Sgro's remarks -- "totally contradictory to her bureaucrats," in Sinclair's view -- sparked nationwide news coverage and editorial reaction. Open-line radio shows had a field day. While the issue is ecumenical, its roots in the Cherfi seizure put the United Church at centre-stage. As chief spokesperson, Sinclair defended sanctuary as "a safety valve or shock absorber that allows people to step back into their respective corners to look at the evidence more rationally." He chose his words to reporters carefully, and his tone was conciliatory. He pointed out that Canadian churches have sponsored tens of thousands of refugees over the years, in effect making the government and churches partners in the refugee process. "Nobody is out to embarrass the government," he said.
Elsewhere, anger was more visible. At the Toronto press conference, Tom Reilly, general secretary of the Ontario Conference of Catholic Bishops, labelled Sgro's remarks "insensitive, deliberate and demeaning," designed to "foment prejudice" against refugees.
"Ms. Sgro needs to make amends," he said. Sgro has since refused to comment.
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For all its recent profile, harbouring refugees in sanctuary is actually rare in the United Church -- just 13 cases since 1989. Most have been resolved with little or no publicity.
That's partly because sanctuary is difficult enough without the glare of publicity. For refugees at risk, entering sanctuary is "like going into a state of suspended animation," said Moderator Rt. Rev. Peter Short at the Toronto press conference. "Everything is put on hold and one's life comes to a stop. "Plans are stopped, travel is stopped. Employment is stopped. Relationships are disrupted. Children can't go to school.... The person in sanctuary waits and waits and waits for life to begin again."
A failed refugee claimant who seeks to avoid deportation by entering sanctuary in a church has broken the law. The church that offers asylum has broken it too. "If the authorities should decide to press charges, the congregation must be prepared for the consequences," a sanctuary handbook prepared by the United Church states bluntly. That can mean up to two years in jail, a fine $50,000, or both.
Congregations must also shoulder the financial, physical and emotional burdens of harbouring a refugee. Food, clothing, furniture and legal fees can amount to tens of thousands of dollars. It may take a year or two for the case to work its way through the system. Congregations must be prepared to suspend or dramatically alter their routines for the duration.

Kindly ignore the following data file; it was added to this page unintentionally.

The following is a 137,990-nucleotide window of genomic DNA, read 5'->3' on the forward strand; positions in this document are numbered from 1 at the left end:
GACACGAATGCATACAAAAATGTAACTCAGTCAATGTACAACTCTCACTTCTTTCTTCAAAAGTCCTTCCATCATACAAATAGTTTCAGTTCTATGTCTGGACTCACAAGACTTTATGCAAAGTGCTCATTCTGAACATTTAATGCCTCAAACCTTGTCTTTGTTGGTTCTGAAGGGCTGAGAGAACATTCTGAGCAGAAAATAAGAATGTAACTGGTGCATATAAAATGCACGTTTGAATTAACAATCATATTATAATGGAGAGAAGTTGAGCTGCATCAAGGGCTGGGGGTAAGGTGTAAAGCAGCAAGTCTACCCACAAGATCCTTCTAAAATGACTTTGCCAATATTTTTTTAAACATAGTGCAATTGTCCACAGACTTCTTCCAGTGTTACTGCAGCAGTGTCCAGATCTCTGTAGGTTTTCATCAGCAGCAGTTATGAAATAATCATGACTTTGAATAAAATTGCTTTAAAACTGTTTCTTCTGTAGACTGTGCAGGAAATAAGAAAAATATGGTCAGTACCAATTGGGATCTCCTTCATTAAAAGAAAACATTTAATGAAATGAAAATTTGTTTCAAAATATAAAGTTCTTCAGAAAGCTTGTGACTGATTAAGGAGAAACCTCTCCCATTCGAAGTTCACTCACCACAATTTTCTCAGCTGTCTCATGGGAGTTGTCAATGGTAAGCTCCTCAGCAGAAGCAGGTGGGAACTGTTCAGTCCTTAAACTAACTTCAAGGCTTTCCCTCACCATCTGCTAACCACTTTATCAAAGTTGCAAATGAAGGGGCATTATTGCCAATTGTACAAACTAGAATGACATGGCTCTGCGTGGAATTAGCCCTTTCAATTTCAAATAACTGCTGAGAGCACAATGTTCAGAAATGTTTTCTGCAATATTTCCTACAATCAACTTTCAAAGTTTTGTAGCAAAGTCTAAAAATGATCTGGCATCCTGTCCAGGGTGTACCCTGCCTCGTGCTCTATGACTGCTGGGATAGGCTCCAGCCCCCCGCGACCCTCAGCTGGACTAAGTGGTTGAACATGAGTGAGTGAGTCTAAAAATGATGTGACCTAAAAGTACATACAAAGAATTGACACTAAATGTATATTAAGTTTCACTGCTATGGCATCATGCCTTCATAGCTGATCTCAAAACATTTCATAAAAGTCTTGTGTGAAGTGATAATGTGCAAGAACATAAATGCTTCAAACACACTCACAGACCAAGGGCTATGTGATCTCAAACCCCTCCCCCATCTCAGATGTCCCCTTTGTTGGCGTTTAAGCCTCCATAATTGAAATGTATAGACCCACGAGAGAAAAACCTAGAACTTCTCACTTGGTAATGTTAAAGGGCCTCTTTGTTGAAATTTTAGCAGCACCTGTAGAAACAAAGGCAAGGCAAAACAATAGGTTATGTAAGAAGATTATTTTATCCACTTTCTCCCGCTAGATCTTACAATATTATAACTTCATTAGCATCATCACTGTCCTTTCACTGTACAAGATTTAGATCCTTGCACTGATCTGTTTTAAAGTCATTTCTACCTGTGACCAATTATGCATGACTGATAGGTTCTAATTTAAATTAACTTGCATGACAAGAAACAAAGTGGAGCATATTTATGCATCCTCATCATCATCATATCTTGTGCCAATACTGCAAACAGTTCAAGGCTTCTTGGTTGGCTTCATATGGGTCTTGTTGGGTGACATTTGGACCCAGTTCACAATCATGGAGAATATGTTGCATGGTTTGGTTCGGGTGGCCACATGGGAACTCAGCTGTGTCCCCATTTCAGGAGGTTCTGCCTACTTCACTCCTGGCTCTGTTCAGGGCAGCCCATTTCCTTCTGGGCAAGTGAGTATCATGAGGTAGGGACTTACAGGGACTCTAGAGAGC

Sanctuary cases are also rare because the standards for granting sanctuary are stringent. Church guidelines insist that congregations must vet an asylum-seeker thoroughly -- drawing on the person's own records and story, as well as on organizations such as the United Nations and Amnesty International -- before agreeing to an offer of sanctuary. "Not all failed claims warrant sanctuary," states the handbook, "nor would they benefit from it."
"We've said clearly to the government that sanctuary is a last resort," says Sinclair. "The church wouldn't be involved in it if all other avenues hadn't been exhausted."
The United Church speaks with some authority on refugee issues, sanctuary included. Officials estimate that the church has helped settle more than 25,000 refugees in the last 25 years. More than one-third of the congregations in the denomination have been involved in settling or advocating on behalf of refugees arriving in waves from Vietnam in the 1970s, Central America in the 1980s, Bosnia and Somalia in the 1990s, as well as in smaller numbers from virtually every trouble-spot on the planet. The church maintains close ties with global partner-churches and non-government organizations. Refugee staffpersons have professional knowledge of the immigration system, while overseas staff bring back firsthand assessments from refugee-producing regions.